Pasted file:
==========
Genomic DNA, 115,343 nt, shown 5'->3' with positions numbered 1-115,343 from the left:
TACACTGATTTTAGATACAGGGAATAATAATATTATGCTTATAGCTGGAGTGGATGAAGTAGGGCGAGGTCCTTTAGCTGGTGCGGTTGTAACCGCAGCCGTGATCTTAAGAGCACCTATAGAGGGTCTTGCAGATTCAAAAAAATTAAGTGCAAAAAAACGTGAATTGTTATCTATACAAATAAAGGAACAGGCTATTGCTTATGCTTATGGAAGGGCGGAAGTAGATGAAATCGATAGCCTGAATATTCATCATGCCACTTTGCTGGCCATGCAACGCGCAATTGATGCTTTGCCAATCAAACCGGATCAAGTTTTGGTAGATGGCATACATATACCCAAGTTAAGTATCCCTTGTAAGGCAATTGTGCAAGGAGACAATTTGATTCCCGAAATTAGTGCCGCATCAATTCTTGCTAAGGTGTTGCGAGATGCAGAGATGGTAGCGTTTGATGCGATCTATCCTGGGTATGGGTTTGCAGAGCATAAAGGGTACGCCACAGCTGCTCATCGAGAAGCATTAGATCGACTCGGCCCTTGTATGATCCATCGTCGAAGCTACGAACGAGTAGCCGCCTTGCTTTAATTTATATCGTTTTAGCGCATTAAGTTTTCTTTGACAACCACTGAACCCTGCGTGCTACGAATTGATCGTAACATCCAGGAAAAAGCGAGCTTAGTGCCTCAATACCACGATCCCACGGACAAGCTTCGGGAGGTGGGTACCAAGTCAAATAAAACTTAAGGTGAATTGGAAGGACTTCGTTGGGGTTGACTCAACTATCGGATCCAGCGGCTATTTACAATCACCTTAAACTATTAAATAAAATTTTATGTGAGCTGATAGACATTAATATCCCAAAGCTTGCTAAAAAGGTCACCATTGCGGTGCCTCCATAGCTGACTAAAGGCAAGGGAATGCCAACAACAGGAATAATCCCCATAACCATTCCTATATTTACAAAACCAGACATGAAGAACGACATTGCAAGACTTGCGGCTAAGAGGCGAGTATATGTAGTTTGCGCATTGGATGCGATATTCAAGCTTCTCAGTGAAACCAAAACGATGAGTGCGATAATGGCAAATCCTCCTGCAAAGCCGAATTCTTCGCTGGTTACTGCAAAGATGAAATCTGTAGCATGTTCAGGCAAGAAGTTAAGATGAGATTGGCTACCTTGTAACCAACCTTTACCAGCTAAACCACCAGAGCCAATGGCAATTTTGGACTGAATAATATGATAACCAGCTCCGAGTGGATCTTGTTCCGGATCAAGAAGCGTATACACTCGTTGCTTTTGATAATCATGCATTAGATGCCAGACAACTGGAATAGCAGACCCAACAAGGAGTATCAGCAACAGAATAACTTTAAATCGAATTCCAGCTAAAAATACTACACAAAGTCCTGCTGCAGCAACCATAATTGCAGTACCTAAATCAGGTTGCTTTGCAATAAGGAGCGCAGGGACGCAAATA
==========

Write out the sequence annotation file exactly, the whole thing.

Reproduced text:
Genomic DNA, 115,343 nt, shown 5'->3' with positions numbered 1-115,343 from the left:
TACACTGATTTTAGATACAGGGAATAATAATATTATGCTTATAGCTGGAGTGGATGAAGTAGGGCGAGGTCCTTTAGCTGGTGCGGTTGTAACCGCAGCCGTGATCTTAAGAGCACCTATAGAGGGTCTTGCAGATTCAAAAAAATTAAGTGCAAAAAAACGTGAATTGTTATCTATACAAATAAAGGAACAGGCTATTGCTTATGCTTATGGAAGGGCGGAAGTAGATGAAATCGATAGCCTGAATATTCATCATGCCACTTTGCTGGCCATGCAACGCGCAATTGATGCTTTGCCAATCAAACCGGATCAAGTTTTGGTAGATGGCATACATATACCCAAGTTAAGTATCCCTTGTAAGGCAATTGTGCAAGGAGACAATTTGATTCCCGAAATTAGTGCCGCATCAATTCTTGCTAAGGTGTTGCGAGATGCAGAGATGGTAGCGTTTGATGCGATCTATCCTGGGTATGGGTTTGCAGAGCATAAAGGGTACGCCACAGCTGCTCATCGAGAAGCATTAGATCGACTCGGCCCTTGTATGATCCATCGTCGAAGCTACGAACGAGTAGCCGCCTTGCTTTAATTTATATCGTTTTAGCGCATTAAGTTTTCTTTGACAACCACTGAACCCTGCGTGCTACGAATTGATCGTAACATCCAGGAAAAAGCGAGCTTAGTGCCTCAATACCACGATCCCACGGACAAGCTTCGGGAGGTGGGTACCAAGTCAAATAAAACTTAAGGTGAATTGGAAGGACTTCGTTGGGGTTGACTCAACTATCGGATCCAGCGGCTATTTACAATCACCTTAAACTATTAAATAAAATTTTATGTGAGCTGATAGACATTAATATCCCAAAGCTTGCTAAAAAGGTCACCATTGCGGTGCCTCCATAGCTGACTAAAGGCAAGGGAATGCCAACAACAGGAATAATCCCCATAACCATTCCTATATTTACAAAACCAGACATGAAGAACGACATTGCAAGACTTGCGGCTAAGAGGCGAGTATATGTAGTTTGCGCATTGGATGCGATATTCAAGCTTCTCAGTGAAACCAAAACGATGAGTGCGATAATGGCAAATCCTCCTGCAAAGCCGAATTCTTCGCTGGTTACTGCAAAGATGAAATCTGTAGCATGTTCAGGCAAGAAGTTAAGATGAGATTGGCTACCTTGTAACCAACCTTTACCAGCTAAACCACCAGAGCCAATGGCAATTTTGGACTGAATAATATGATAACCAGCTCCGAGTGGATCTTGTTCCGGATCAAGAAGCGTATACACTCGTTGCTTTTGATAATCATGCATTAGATGCCAGACAACTGGAATAGCAGACCCAACAAGGAGTATCAGCAACAGAATAACTTTAAATCGAATTCCAGCTAAAAATACTACACAAAGTCCTGCTGCAGCAACCATAATTGCAGTACCTAAATCAGGTTGCTTTGCAATAAGGAGCGCAGGGACGCAAATA